The different RNA polymerases of mammalian cells are differently sensitive to Amanitin. The RNA polymerase II, which is necessary for mRNA synthesis , among other things, is severely affected . The inhibition of RNA polymerase III, which is required for tRNA synthesis, is markedly weaker, and RNA polymerase I, which is needed for rRNA synthesis, is not affected. Because of the diverse functions of the different proteins formed after an mRNA is presented , numerous processes of the organism are affected:
- Enzymes are no longer formed and the metabolic processes they catalyze come to a standstill.
- Structural proteins are no longer replaced with aging.
- Hormones (both peptide and enzymatically produced hormones) no longer contribute to the control of metabolic processes.
- Membrane receptors , for example on nerve cells, are not reproduced.
In the case of poisoning by death cap mushrooms, the effects initially appear as diarrhea , which is triggered by damage to the epithelial cells of the intestine. Only later - after the toxins have been absorbed into the blood, their distribution in the body, their absorption in cells and the binding to RNA polymerase complexes in the cell nucleus - do further symptoms occur, which are based on irreversible cell damage. A sufficiently high dose can also lead to liver failure , which is fatal. The toxic effect of the Amanitine is intensified by their enterohepatic circulation ; the Amanitin circulates between the liver, gall bladder and intestine and thus remains in the body longer.
The only known antidote is silibinin .
Many tumors that have gene for the tumor suppressor p53 lost , and often an adjoining gene copy for the biggest and catalytically active subunit of RNA polymerase II (POLR2A) is also lost. The inhibition of RNA polymerase II with α-Amanitin is therefore being investigated for the treatment of p53-negative tumors, since the tumor cells suffer more from the inhibition than healthy cells.
After Feodor Lynen and Ulrich Wieland were able to produce a phallotoxin phalloidin , a phallotoxin , in crystalline form as early as 1937 , amatoxins were isolated for the first time in 1941 by Heinrich Wieland and Rudolf Hallermayer as the “amanitin” toxin of the tuber fungus. The individual components of the toxin mixture were later differentiated by Theodor Wieland and co-workers as α- , β- and γ-Amanitin and their structure was clarified in 1966.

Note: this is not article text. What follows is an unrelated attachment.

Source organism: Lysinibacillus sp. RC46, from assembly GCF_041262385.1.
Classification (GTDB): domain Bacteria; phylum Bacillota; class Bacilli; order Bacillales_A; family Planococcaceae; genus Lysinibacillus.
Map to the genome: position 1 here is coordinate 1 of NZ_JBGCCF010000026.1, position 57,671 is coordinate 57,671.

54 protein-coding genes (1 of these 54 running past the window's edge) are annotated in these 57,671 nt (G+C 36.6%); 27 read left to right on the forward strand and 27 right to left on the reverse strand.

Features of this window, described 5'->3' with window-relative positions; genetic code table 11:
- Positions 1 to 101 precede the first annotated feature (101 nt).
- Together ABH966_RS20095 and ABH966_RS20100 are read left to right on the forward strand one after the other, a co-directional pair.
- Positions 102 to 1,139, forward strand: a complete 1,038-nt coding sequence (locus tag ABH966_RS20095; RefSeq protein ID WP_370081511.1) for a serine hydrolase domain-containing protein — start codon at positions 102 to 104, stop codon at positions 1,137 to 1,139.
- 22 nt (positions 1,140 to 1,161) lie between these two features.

- Entry to Amanitine. In: Römpp Online . Georg Thieme Verlag, accessed on June 7, 2014.
- Theodor Wieland : Amatoxins, phallotoxins - the poisons of the death cap mushroom . In: Chemistry in our time , 13th year 1979, No. 2, pp. 56-63.
- ↑ a b c J. Vetter: Toxins of Amanita phalloides. In: Toxicon: official journal of the International Society on Toxinology. Volume 36, Number 1, January 1998, pp. 13-24, PMID 9604278 .
- ↑ J. May, D. Perrin: Tryptathionine bridges in peptide synthesis . In: Biopolymers . 88, No. 5, 2007, pp. 714-724. PMID 17626299 .
- ↑ Jonathan Walton, Heather Hallen-Adams, Hong Luo: Ribosomal Biosynthesis of the Cyclic Peptide Toxins of Amanita Mushrooms. In: Biopolymers , Volume 94, Number 5, 2010, pp. 659-664, PMC 4001729 (free full text).
- ↑ David G. Spoerke, Barry H. Rumack: Handbook of mushroom poisoning: diagnosis and treatment. CRC Press, 1994. ISBN 0-8493-0194-7 , p. 167 ff.
- ↑ a b UniProt P85421 (α-, γ-Amanitin).
- ↑ Heather E. Hallen: Gene family encoding the major toxins of lethal Amanita mushrooms . In: Proceedings of the National Academy of Sciences , Vol. 104, 2007, no.48.
- ^ H. Luo, HE Hallen-Adams, JD Walton: Processing of the phalloidin proprotein by prolyl oligopeptidase from the mushroom Conocybe albipes. In: The Journal of biological chemistry. Volume 284, Number 27, July 2009, pp. 18070-18077, doi: 10.1074 / jbc.M109.006460 , PMID 19389704 , PMC 2709354 (free full text).
- ↑ F. Brueckner, P. Cramer: Structural basis of transcription inhibition by alpha-amanitin and implications for RNA polymerase II translocation. In: Nature Structural & Molecular Biology. Volume 15, August 2008, pp. 811-818, PMID 18552824 .
- ↑ Th. Zilker, JJ Kleber, B. Haber: Amatoxinsyndrom . toxinfo.org, 2000
- ↑ a b Yunhua Liu, Xinna Zhang, Cecil Han, Guohui Wan, Xingxu Huang, Cristina Ivan, Dahai Jiang, Cristian Rodriguez-Aguayo, Gabriel Lopez-Berestein, Pulivarthi H. Rao, Dipen M. Maru, Andreas Pahl, Xiaoming He, Anil K. Sood, Lee M. Ellis, Jan Anderl, Xiongbin Lu: TP53 loss creates therapeutic vulnerability incolorectal cancer. In: Nature. 520, 2015, p. 697, doi: 10.1038 / nature14418 .
- ↑ H. Wieland, R. Hallermayer: About the toxins of the death cap mushroom. VI. Amanitin, the main poison of the death cap mushroom . In: Justus Liebig's Annals of Chemistry . Volume 348, No. 1, May 1941, pp. 1-18. doi : 10.1002 / jlac.19415480102 .
- ↑ T. Wieland, U. Gebert: About the ingredients of the green leaf mushroom, XXX. Amanitine structures . In: Justus Liebig's Annals of Chemistry . Volume 700, No. 1, January 1967, pp. 157-173. doi : 10.1002 / jlac.19667000119 .